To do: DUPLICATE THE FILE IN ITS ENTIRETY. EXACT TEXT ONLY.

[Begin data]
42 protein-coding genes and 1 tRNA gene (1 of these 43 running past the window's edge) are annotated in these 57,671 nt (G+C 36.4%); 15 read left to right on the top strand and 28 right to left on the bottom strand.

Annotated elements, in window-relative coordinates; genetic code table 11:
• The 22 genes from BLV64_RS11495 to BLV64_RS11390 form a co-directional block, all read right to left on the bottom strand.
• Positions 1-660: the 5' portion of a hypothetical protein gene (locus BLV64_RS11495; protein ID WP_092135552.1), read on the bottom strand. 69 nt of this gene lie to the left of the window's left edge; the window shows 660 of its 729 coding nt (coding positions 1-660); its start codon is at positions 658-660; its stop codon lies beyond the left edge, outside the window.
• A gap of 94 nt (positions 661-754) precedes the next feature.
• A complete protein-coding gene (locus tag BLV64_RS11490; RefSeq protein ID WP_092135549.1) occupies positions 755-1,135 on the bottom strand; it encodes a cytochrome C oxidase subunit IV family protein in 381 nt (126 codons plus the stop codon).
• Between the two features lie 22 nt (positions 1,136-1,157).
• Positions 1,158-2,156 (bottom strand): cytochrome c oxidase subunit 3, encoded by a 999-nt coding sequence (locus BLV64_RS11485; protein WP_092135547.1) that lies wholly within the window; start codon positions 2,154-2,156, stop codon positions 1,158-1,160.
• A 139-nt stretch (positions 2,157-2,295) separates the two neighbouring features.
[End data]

42 protein-coding genes and 1 tRNA gene (1 of these 43 running past the window's edge) are annotated in these 57,671 nt (G+C 36.4%); 15 read left to right on the top strand and 28 right to left on the bottom strand.

Annotated elements, in window-relative coordinates; genetic code table 11:
• The 22 genes from BLV64_RS11495 to BLV64_RS11390 form a co-directional block, all read right to left on the bottom strand.
• Positions 1-660: the 5' portion of a hypothetical protein gene (locus BLV64_RS11495; protein ID WP_092135552.1), read on the bottom strand. 69 nt of this gene lie to the left of the window's left edge; the window shows 660 of its 729 coding nt (coding positions 1-660); its start codon is at positions 658-660; its stop codon lies beyond the left edge, outside the window.
• A gap of 94 nt (positions 661-754) precedes the next feature.
• A complete protein-coding gene (locus tag BLV64_RS11490; RefSeq protein ID WP_092135549.1) occupies positions 755-1,135 on the bottom strand; it encodes a cytochrome C oxidase subunit IV family protein in 381 nt (126 codons plus the stop codon).
• Between the two features lie 22 nt (positions 1,136-1,157).
• Positions 1,158-2,156 (bottom strand): cytochrome c oxidase subunit 3, encoded by a 999-nt coding sequence (locus BLV64_RS11485; protein WP_092135547.1) that lies wholly within the window; start codon positions 2,154-2,156, stop codon positions 1,158-1,160.
• A 139-nt stretch (positions 2,157-2,295) separates the two neighbouring features.